This is something for those who are already in love with experimenting and creative freedom! I would like to say about Splatter – it is a very rare brush in sets – great for creating unique splatter effects and different marks.
Palette knife can be also a scrapping tool, or even a piece of the cardboard as scapping tool, but it is not firm enough, it soaks paint and it will not last long 🙂
Princeton Catalyst Contours and Wedges – THIS IS SOMETHING AMAZING! I feel like a child painting abstract, but these tools just make art so much fun. Wedges are made of flexible, FDA-approved silicone, while Contours are made of solid nylon.
Contours and wedges help you create even surface, edges, unique textures. I recommend everyone to try this with paint, but also, if you are a creative soul, this tool works perfectly with clay too (I use it for both painting and pottery).
Not sure how to use scraping in painting? Check this video:
If you feel one day more Japanese style of adding calligraphy to your work and smooth curves, you should definitely pick some quill brushes.
This will take you some time and skills but also will enrich your painting creativity and give you some inspiration.
Artists also use toothpick and Q-tips for creating details and interesting effects. You are free to experiment!
Color shapers are revolutionary and innovative tools for painting. You don’t need a brush, you squeeze some paint on the canvas and shape it with a color shaper.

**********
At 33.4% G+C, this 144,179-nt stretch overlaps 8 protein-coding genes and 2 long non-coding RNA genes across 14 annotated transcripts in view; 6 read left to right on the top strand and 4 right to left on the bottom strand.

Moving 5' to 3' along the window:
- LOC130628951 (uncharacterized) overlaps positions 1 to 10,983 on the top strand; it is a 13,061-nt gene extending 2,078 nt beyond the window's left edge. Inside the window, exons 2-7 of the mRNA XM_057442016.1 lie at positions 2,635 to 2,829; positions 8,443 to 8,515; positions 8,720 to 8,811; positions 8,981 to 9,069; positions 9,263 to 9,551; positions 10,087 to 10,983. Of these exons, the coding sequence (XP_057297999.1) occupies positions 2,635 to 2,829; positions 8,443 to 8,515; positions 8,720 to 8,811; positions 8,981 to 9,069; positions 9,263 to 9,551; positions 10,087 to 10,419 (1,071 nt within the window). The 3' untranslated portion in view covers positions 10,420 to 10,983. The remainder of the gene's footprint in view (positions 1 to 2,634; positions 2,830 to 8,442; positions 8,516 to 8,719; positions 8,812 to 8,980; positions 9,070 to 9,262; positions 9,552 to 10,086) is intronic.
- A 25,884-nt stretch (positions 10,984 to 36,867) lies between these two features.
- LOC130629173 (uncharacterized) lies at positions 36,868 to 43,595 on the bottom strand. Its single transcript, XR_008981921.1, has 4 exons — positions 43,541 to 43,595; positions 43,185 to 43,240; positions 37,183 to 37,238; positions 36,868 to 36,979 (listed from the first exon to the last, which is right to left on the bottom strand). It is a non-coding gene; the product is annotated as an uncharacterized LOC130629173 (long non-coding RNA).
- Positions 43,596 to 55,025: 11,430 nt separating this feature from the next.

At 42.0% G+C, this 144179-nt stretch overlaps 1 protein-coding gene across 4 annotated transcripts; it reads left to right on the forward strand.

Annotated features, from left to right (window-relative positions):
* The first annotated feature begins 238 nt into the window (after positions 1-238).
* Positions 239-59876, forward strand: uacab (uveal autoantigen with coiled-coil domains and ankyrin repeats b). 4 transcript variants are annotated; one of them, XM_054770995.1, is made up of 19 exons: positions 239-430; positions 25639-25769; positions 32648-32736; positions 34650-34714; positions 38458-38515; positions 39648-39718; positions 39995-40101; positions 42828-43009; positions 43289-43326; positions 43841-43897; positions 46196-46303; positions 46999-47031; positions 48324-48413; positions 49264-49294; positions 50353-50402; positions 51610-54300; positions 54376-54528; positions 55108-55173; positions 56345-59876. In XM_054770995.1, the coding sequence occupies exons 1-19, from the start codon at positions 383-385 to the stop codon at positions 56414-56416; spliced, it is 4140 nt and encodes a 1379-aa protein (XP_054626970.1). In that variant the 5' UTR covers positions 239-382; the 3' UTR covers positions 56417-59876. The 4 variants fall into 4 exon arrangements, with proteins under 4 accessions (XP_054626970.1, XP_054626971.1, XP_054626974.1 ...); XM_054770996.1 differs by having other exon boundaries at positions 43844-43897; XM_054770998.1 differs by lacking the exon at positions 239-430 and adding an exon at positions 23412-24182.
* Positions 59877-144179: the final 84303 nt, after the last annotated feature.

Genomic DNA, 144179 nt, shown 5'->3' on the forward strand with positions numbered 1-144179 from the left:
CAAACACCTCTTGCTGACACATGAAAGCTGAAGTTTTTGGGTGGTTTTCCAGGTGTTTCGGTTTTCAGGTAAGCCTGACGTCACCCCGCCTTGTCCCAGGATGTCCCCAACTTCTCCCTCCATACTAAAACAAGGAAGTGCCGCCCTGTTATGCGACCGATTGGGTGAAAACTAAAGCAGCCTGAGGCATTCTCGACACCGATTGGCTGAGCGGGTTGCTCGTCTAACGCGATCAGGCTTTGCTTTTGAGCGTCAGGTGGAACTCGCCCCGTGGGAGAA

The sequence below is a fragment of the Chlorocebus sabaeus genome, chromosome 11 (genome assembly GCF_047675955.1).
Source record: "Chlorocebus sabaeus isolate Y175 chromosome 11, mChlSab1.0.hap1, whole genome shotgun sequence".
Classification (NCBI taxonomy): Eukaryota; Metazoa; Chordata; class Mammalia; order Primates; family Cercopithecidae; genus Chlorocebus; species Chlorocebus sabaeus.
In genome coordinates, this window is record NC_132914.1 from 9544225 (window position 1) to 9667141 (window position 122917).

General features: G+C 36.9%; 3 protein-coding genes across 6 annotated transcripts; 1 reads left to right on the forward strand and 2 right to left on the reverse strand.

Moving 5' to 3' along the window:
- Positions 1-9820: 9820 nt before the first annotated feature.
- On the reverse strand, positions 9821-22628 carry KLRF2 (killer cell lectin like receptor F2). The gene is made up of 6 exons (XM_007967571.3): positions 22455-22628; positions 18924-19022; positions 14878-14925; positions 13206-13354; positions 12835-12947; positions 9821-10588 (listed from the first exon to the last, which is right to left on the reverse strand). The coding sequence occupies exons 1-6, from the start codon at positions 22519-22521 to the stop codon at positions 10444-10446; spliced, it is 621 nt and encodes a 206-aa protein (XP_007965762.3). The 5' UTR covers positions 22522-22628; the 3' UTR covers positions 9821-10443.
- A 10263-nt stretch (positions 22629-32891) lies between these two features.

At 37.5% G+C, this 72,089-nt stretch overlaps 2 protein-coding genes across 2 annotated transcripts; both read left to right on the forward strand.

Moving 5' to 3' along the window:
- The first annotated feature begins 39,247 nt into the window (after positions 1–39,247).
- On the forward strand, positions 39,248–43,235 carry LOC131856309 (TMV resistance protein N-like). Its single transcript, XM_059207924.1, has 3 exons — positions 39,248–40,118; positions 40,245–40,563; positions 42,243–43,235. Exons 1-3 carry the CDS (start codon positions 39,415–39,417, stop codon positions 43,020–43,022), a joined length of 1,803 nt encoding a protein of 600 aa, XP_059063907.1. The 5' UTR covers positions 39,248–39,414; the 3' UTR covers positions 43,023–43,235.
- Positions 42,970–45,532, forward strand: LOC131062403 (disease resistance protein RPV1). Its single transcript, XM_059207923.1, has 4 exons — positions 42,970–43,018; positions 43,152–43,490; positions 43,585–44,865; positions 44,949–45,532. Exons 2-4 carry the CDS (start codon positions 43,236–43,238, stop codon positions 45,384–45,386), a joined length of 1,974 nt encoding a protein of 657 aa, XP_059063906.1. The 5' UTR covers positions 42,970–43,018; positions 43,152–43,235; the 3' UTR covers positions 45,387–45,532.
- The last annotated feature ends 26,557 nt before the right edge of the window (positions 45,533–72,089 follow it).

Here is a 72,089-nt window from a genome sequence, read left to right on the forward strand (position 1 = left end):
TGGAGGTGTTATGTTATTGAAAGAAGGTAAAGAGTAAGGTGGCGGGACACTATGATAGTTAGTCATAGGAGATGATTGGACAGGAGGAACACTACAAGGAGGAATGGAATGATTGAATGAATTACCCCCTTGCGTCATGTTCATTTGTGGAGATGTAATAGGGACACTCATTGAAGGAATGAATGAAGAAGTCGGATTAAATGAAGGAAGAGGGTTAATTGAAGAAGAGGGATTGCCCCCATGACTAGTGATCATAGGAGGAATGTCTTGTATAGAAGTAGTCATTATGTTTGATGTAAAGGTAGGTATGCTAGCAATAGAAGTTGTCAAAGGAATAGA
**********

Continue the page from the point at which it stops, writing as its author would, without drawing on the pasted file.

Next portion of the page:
Color shapers have various shapes: Taper Point, Cup Round, Cup Chisel, Flat Chisel, and Angle Chisel to help you create lines, carving, texture. They are useful for blending and great for creating edges.
As paintbrushes, shapers come in different sizes and also hardness (soft or firm).
Artists of all levels work with easels. It can be particularly important for beginners to start painting with an easel and not laying your canvas or paper on the table, because it changes proportions, perspective and you will inevitably move paper, place it at angles which will affect the results.
Easels come in a wide range of sizes and styles for the studio and for outdoor (or plein air) work.
They are made of wood or metal, with specific features that cater to the type of media being used.
Common Easel styles:
- A-frame and lyre easels are for upright work
- Convertible and hybrid easels can be adjusted to any position in between for oils, acrylics, and other media.
- Studio easels often have wheels so they can be moved to catch the changing light, or stored out of the way when not in use. Some easels are designed to accommodate artists both in standing and sitting positions.
- H-frame easels have substantial rectangular bases for stability
- Plein air, French style, and tripod field easels have lighter weight and are portable.
- Sketchbox easels are designed for tabletop or field use and are portable.
- Tabletop easels are ideal for sitting artists working on smaller canvases, or for displaying small artworks.
- Display easels are used to hold artwork at art shows and in studios or public zones.
Blick Studio Convertible Studio Easel can be a great start for a beginner, but it can be pricey (±$110). If you just want to try some small paintings first, you can buy a tabletop easel and then upgrade to a studio one.